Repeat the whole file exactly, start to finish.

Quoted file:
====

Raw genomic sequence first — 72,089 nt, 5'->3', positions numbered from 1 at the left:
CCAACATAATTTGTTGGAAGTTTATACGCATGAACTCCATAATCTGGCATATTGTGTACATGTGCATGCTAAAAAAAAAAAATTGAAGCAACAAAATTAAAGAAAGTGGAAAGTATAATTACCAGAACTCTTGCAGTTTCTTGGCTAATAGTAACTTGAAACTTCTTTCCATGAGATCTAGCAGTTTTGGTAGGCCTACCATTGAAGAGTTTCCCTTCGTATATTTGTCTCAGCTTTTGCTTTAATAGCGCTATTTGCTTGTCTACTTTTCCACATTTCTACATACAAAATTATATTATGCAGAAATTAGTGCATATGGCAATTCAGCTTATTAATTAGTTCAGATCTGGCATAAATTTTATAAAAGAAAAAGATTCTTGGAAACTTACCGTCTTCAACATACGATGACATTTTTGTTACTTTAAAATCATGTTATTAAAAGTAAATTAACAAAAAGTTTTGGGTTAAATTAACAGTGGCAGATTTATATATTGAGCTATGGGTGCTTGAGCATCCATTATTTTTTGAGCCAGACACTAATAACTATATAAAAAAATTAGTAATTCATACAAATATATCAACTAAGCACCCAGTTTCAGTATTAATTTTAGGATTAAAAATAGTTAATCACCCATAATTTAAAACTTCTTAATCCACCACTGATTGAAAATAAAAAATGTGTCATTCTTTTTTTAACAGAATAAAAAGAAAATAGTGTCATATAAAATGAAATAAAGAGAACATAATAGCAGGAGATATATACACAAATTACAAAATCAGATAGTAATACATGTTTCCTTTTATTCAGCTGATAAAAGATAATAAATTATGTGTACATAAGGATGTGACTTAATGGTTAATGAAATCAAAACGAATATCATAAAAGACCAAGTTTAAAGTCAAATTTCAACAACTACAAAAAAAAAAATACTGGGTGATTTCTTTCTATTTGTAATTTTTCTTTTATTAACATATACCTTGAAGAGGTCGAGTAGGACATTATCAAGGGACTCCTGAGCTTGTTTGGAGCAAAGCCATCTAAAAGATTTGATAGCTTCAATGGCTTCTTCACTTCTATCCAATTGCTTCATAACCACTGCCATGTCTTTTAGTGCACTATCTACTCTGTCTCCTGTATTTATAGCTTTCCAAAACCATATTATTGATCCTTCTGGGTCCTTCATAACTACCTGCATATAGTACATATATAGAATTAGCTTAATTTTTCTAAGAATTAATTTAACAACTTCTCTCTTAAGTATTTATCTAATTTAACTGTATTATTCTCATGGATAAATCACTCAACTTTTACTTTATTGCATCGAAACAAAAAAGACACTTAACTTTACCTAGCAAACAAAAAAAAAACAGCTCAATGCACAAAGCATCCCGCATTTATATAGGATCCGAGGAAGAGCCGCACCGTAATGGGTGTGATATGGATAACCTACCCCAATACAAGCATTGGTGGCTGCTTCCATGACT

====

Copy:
Raw genomic sequence first — 72,089 nt, 5'->3', positions numbered from 1 at the left:
CCAACATAATTTGTTGGAAGTTTATACGCATGAACTCCATAATCTGGCATATTGTGTACATGTGCATGCTAAAAAAAAAAAATTGAAGCAACAAAATTAAAGAAAGTGGAAAGTATAATTACCAGAACTCTTGCAGTTTCTTGGCTAATAGTAACTTGAAACTTCTTTCCATGAGATCTAGCAGTTTTGGTAGGCCTACCATTGAAGAGTTTCCCTTCGTATATTTGTCTCAGCTTTTGCTTTAATAGCGCTATTTGCTTGTCTACTTTTCCACATTTCTACATACAAAATTATATTATGCAGAAATTAGTGCATATGGCAATTCAGCTTATTAATTAGTTCAGATCTGGCATAAATTTTATAAAAGAAAAAGATTCTTGGAAACTTACCGTCTTCAACATACGATGACATTTTTGTTACTTTAAAATCATGTTATTAAAAGTAAATTAACAAAAAGTTTTGGGTTAAATTAACAGTGGCAGATTTATATATTGAGCTATGGGTGCTTGAGCATCCATTATTTTTTGAGCCAGACACTAATAACTATATAAAAAAATTAGTAATTCATACAAATATATCAACTAAGCACCCAGTTTCAGTATTAATTTTAGGATTAAAAATAGTTAATCACCCATAATTTAAAACTTCTTAATCCACCACTGATTGAAAATAAAAAATGTGTCATTCTTTTTTTAACAGAATAAAAAGAAAATAGTGTCATATAAAATGAAATAAAGAGAACATAATAGCAGGAGATATATACACAAATTACAAAATCAGATAGTAATACATGTTTCCTTTTATTCAGCTGATAAAAGATAATAAATTATGTGTACATAAGGATGTGACTTAATGGTTAATGAAATCAAAACGAATATCATAAAAGACCAAGTTTAAAGTCAAATTTCAACAACTACAAAAAAAAAAATACTGGGTGATTTCTTTCTATTTGTAATTTTTCTTTTATTAACATATACCTTGAAGAGGTCGAGTAGGACATTATCAAGGGACTCCTGAGCTTGTTTGGAGCAAAGCCATCTAAAAGATTTGATAGCTTCAATGGCTTCTTCACTTCTATCCAATTGCTTCATAACCACTGCCATGTCTTTTAGTGCACTATCTACTCTGTCTCCTGTATTTATAGCTTTCCAAAACCATATTATTGATCCTTCTGGGTCCTTCATAACTACCTGCATATAGTACATATATAGAATTAGCTTAATTTTTCTAAGAATTAATTTAACAACTTCTCTCTTAAGTATTTATCTAATTTAACTGTATTATTCTCATGGATAAATCACTCAACTTTTACTTTATTGCATCGAAACAAAAAAGACACTTAACTTTACCTAGCAAACAAAAAAAAAACAGCTCAATGCACAAAGCATCCCGCATTTATATAGGATCCGAGGAAGAGCCGCACCGTAATGGGTGTGATATGGATAACCTACCCCAATACAAGCATTGGTGGCTGCTTCCATGACT